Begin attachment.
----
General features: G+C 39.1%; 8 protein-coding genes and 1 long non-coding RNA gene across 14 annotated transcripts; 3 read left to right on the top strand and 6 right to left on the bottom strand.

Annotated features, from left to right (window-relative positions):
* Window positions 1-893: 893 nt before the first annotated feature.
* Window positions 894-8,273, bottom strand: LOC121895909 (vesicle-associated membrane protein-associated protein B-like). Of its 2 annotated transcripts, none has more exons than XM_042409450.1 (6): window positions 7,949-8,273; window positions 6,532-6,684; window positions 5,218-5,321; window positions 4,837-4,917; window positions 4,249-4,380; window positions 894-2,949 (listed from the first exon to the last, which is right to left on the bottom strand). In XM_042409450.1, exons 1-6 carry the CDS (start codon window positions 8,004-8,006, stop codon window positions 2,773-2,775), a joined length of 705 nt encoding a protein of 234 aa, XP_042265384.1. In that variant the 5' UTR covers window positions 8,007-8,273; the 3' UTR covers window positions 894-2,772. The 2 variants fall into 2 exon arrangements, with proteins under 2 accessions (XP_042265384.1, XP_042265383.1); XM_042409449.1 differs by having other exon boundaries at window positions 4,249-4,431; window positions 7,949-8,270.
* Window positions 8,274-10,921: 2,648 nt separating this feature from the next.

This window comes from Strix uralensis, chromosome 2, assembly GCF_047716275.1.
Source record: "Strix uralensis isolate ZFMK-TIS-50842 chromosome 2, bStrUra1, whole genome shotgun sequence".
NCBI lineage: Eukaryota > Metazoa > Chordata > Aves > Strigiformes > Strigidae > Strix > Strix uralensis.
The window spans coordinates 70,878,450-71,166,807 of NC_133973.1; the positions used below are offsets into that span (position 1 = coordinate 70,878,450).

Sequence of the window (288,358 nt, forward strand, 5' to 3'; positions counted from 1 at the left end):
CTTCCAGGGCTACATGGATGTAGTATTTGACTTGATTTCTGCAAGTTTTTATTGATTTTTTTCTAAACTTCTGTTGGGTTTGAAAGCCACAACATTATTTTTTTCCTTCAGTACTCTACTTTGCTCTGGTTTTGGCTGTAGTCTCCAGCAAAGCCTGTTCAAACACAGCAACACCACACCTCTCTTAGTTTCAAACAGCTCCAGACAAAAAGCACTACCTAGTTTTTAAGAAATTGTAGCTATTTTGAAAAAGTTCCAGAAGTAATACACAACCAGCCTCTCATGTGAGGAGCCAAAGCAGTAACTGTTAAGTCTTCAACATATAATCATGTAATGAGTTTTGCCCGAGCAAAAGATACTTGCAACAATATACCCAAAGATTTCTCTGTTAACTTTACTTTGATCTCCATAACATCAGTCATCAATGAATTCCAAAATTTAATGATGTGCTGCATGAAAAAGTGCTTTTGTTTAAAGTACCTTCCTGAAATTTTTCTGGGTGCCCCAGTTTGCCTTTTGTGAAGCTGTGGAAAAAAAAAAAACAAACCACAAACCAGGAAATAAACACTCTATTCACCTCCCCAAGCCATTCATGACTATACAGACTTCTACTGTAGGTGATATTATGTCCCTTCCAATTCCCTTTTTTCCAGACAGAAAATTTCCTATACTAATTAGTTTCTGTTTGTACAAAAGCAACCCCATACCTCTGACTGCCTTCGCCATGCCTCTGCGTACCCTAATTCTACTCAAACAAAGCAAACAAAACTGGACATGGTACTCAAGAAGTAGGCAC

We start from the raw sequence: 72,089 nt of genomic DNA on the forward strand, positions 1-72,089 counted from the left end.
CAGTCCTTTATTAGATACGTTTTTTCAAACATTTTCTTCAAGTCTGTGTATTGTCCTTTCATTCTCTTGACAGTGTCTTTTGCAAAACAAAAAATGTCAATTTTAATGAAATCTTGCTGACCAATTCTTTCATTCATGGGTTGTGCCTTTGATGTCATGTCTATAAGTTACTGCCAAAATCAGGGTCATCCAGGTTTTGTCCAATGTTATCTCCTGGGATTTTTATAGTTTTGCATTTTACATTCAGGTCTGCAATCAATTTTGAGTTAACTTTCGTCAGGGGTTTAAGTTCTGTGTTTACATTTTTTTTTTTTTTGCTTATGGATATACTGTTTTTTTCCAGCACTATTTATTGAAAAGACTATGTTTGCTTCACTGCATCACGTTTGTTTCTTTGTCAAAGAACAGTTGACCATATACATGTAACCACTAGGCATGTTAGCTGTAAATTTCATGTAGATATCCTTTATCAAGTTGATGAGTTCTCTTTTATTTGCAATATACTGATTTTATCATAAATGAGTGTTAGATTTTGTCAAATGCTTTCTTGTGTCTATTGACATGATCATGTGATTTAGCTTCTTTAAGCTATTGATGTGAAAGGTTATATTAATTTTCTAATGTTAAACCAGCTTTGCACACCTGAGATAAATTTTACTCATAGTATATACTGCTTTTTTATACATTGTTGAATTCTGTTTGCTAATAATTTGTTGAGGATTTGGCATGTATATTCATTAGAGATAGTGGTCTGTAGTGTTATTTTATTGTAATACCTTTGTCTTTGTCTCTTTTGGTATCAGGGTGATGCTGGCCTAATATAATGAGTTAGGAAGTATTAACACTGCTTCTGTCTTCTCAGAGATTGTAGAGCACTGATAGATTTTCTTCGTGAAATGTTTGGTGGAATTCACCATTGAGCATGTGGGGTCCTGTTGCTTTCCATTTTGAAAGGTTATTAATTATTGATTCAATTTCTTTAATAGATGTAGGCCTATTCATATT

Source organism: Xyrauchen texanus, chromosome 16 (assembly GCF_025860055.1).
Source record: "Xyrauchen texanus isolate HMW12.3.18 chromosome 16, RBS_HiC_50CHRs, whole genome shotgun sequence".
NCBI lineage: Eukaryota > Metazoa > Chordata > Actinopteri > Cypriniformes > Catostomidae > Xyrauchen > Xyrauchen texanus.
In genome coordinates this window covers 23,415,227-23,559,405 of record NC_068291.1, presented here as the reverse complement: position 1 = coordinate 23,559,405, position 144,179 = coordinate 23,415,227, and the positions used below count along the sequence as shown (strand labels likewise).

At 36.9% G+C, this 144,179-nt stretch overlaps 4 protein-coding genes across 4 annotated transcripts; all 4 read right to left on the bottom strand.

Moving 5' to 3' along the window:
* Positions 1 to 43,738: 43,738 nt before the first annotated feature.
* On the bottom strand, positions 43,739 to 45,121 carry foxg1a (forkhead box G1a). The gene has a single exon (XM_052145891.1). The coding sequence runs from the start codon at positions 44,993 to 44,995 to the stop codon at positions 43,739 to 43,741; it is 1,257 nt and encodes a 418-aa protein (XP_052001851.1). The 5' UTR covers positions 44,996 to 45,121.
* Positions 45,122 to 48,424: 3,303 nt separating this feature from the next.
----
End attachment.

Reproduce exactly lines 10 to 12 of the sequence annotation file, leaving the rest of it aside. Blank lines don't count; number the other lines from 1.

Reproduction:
Sequence of the window (288,358 nt, forward strand, 5' to 3'; positions counted from 1 at the left end):
CTTCCAGGGCTACATGGATGTAGTATTTGACTTGATTTCTGCAAGTTTTTATTGATTTTTTTCTAAACTTCTGTTGGGTTTGAAAGCCACAACATTATTTTTTTCCTTCAGTACTCTACTTTGCTCTGGTTTTGGCTGTAGTCTCCAGCAAAGCCTGTTCAAACACAGCAACACCACACCTCTCTTAGTTTCAAACAGCTCCAGACAAAAAGCACTACCTAGTTTTTAAGAAATTGTAGCTATTTTGAAAAAGTTCCAGAAGTAATACACAACCAGCCTCTCATGTGAGGAGCCAAAGCAGTAACTGTTAAGTCTTCAACATATAATCATGTAATGAGTTTTGCCCGAGCAAAAGATACTTGCAACAATATACCCAAAGATTTCTCTGTTAACTTTACTTTGATCTCCATAACATCAGTCATCAATGAATTCCAAAATTTAATGATGTGCTGCATGAAAAAGTGCTTTTGTTTAAAGTACCTTCCTGAAATTTTTCTGGGTGCCCCAGTTTGCCTTTTGTGAAGCTGTGGAAAAAAAAAAAACAAACCACAAACCAGGAAATAAACACTCTATTCACCTCCCCAAGCCATTCATGACTATACAGACTTCTACTGTAGGTGATATTATGTCCCTTCCAATTCCCTTTTTTCCAGACAGAAAATTTCCTATACTAATTAGTTTCTGTTTGTACAAAAGCAACCCCATACCTCTGACTGCCTTCGCCATGCCTCTGCGTACCCTAATTCTACTCAAACAAAGCAAACAAAACTGGACATGGTACTCAAGAAGTAGGCAC

We start from the raw sequence: 72,089 nt of genomic DNA on the forward strand, positions 1-72,089 counted from the left end.